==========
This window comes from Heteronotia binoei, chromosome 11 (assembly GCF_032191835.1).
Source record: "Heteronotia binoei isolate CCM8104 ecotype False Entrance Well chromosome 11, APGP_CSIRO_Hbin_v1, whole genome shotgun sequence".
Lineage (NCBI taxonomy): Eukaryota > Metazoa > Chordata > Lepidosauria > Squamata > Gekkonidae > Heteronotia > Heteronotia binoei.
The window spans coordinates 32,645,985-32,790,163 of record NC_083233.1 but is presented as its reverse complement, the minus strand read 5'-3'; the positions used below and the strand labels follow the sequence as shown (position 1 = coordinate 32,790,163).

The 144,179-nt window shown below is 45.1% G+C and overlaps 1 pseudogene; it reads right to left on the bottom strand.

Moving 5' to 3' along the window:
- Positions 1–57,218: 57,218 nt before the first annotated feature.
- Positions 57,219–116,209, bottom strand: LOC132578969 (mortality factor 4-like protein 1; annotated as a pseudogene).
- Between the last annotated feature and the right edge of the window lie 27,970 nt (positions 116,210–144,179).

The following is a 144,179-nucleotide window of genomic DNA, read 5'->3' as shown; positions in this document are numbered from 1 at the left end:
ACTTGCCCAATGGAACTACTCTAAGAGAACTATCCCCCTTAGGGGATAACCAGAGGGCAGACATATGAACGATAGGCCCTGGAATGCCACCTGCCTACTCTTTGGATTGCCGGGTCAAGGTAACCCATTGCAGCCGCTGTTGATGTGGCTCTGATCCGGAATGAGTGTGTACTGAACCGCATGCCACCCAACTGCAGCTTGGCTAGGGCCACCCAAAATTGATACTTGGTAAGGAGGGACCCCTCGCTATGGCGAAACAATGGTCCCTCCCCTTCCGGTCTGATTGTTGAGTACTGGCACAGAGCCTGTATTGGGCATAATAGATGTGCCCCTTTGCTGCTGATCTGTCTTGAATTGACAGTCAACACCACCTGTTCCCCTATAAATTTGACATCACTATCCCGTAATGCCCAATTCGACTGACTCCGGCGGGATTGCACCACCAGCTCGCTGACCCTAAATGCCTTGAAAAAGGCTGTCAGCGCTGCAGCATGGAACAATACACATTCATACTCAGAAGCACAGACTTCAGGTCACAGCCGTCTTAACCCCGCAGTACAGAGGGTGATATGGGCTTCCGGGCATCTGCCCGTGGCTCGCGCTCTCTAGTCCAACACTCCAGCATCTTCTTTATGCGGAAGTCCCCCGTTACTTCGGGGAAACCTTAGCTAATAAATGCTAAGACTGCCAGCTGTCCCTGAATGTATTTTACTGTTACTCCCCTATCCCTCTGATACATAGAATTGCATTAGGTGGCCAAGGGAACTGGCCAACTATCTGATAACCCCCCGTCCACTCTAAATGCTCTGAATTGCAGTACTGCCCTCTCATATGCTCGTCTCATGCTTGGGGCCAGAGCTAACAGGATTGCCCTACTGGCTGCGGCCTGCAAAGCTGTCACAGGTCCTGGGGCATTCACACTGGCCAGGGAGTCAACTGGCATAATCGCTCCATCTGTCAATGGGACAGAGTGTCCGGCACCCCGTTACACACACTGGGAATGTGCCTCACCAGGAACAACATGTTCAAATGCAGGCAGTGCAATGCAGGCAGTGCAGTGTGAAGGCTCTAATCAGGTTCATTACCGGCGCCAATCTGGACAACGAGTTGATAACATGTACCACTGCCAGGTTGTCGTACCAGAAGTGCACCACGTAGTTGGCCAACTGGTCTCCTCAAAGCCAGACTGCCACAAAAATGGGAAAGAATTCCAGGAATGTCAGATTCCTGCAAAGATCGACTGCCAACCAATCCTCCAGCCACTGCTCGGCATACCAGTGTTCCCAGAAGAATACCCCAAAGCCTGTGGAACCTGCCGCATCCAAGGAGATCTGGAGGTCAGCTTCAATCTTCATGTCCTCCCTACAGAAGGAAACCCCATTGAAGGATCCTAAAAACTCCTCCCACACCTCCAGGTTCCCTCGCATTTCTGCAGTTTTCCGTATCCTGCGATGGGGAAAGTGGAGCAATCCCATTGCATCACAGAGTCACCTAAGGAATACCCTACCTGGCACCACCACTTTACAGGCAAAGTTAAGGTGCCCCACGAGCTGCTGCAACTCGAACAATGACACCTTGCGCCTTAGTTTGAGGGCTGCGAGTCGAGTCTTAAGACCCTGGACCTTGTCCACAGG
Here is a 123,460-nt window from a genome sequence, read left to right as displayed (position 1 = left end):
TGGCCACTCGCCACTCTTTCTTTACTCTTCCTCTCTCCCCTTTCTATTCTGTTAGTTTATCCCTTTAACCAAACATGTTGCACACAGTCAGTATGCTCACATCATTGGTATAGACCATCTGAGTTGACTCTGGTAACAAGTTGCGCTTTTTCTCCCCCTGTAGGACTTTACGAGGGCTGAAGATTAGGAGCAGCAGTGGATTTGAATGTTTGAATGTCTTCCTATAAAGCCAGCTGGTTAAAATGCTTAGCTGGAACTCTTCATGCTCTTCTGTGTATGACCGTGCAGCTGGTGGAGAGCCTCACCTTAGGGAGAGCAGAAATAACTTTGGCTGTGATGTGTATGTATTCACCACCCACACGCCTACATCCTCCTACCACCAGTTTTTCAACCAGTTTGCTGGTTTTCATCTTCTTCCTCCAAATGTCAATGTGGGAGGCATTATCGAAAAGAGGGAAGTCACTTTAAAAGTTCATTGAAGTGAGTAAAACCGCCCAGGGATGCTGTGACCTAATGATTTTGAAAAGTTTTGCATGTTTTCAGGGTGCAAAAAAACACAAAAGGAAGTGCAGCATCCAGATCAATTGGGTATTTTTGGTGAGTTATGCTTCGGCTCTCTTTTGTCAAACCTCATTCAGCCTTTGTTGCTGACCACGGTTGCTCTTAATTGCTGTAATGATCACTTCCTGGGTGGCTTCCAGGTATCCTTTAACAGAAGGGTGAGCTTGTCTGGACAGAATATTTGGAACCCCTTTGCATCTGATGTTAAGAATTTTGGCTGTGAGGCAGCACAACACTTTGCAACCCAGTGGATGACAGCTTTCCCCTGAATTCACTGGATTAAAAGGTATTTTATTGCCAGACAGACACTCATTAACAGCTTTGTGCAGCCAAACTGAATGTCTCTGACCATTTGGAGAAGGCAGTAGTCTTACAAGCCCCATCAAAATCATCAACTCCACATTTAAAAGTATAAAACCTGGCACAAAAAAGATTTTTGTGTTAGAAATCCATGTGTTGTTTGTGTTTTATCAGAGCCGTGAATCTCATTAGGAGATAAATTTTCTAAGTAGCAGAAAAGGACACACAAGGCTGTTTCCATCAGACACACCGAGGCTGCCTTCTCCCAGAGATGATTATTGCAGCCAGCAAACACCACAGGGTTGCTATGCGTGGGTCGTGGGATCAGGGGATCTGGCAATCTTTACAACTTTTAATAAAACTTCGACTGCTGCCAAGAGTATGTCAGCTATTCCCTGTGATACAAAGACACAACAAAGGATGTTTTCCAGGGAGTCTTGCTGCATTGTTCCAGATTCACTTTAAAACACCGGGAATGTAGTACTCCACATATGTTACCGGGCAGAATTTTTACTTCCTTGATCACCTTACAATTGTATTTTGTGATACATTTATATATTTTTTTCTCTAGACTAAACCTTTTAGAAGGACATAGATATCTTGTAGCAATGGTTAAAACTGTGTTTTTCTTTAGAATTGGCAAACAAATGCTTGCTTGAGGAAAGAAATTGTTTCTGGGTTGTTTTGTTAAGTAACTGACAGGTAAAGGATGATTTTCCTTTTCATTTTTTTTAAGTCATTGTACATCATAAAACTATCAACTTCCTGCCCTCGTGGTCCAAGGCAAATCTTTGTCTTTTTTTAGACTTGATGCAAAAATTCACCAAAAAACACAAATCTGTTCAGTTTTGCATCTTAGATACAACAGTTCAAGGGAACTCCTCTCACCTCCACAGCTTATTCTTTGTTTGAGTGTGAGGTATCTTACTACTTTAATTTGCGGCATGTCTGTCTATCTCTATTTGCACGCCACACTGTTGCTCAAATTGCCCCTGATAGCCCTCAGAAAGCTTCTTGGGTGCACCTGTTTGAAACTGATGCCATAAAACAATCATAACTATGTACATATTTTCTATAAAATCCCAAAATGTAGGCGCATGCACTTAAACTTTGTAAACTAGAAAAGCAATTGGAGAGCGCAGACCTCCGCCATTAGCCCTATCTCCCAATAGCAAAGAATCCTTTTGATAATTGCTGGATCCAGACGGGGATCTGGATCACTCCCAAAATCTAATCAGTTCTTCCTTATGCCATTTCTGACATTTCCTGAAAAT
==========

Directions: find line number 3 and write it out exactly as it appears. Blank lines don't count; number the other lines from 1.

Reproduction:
Lineage (NCBI taxonomy): Eukaryota > Metazoa > Chordata > Lepidosauria > Squamata > Gekkonidae > Heteronotia > Heteronotia binoei.